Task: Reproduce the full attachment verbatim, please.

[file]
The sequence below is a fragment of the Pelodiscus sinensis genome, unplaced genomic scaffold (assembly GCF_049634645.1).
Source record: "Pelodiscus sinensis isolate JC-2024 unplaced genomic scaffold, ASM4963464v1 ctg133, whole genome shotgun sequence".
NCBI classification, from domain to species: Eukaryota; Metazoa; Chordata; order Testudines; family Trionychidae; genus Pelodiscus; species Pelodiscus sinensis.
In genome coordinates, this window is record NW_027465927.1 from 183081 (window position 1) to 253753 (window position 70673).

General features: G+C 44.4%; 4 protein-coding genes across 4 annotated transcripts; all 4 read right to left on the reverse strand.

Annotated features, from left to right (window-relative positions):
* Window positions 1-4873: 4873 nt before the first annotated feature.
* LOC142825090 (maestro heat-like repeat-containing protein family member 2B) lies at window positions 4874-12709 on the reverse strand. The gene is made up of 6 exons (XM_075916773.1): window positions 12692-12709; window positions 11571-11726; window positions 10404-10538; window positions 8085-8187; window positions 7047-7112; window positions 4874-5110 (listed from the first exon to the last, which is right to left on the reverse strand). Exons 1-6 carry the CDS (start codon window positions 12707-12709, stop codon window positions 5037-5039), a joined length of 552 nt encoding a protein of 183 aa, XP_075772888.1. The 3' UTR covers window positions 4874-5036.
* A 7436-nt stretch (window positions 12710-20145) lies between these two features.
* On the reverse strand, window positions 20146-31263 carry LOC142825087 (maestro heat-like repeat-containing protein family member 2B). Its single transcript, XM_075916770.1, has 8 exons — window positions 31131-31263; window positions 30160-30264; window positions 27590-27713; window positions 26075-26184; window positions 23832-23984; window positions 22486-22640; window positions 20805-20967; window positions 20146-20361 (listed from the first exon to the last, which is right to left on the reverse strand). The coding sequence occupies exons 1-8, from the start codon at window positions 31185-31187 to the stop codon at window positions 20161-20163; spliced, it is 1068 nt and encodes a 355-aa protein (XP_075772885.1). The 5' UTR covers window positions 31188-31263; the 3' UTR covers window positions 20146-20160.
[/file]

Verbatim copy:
The sequence below is a fragment of the Pelodiscus sinensis genome, unplaced genomic scaffold (assembly GCF_049634645.1).
Source record: "Pelodiscus sinensis isolate JC-2024 unplaced genomic scaffold, ASM4963464v1 ctg133, whole genome shotgun sequence".
NCBI classification, from domain to species: Eukaryota; Metazoa; Chordata; order Testudines; family Trionychidae; genus Pelodiscus; species Pelodiscus sinensis.
In genome coordinates, this window is record NW_027465927.1 from 183081 (window position 1) to 253753 (window position 70673).

General features: G+C 44.4%; 4 protein-coding genes across 4 annotated transcripts; all 4 read right to left on the reverse strand.

Annotated features, from left to right (window-relative positions):
* Window positions 1-4873: 4873 nt before the first annotated feature.
* LOC142825090 (maestro heat-like repeat-containing protein family member 2B) lies at window positions 4874-12709 on the reverse strand. The gene is made up of 6 exons (XM_075916773.1): window positions 12692-12709; window positions 11571-11726; window positions 10404-10538; window positions 8085-8187; window positions 7047-7112; window positions 4874-5110 (listed from the first exon to the last, which is right to left on the reverse strand). Exons 1-6 carry the CDS (start codon window positions 12707-12709, stop codon window positions 5037-5039), a joined length of 552 nt encoding a protein of 183 aa, XP_075772888.1. The 3' UTR covers window positions 4874-5036.
* A 7436-nt stretch (window positions 12710-20145) lies between these two features.
* On the reverse strand, window positions 20146-31263 carry LOC142825087 (maestro heat-like repeat-containing protein family member 2B). Its single transcript, XM_075916770.1, has 8 exons — window positions 31131-31263; window positions 30160-30264; window positions 27590-27713; window positions 26075-26184; window positions 23832-23984; window positions 22486-22640; window positions 20805-20967; window positions 20146-20361 (listed from the first exon to the last, which is right to left on the reverse strand). The coding sequence occupies exons 1-8, from the start codon at window positions 31185-31187 to the stop codon at window positions 20161-20163; spliced, it is 1068 nt and encodes a 355-aa protein (XP_075772885.1). The 5' UTR covers window positions 31188-31263; the 3' UTR covers window positions 20146-20160.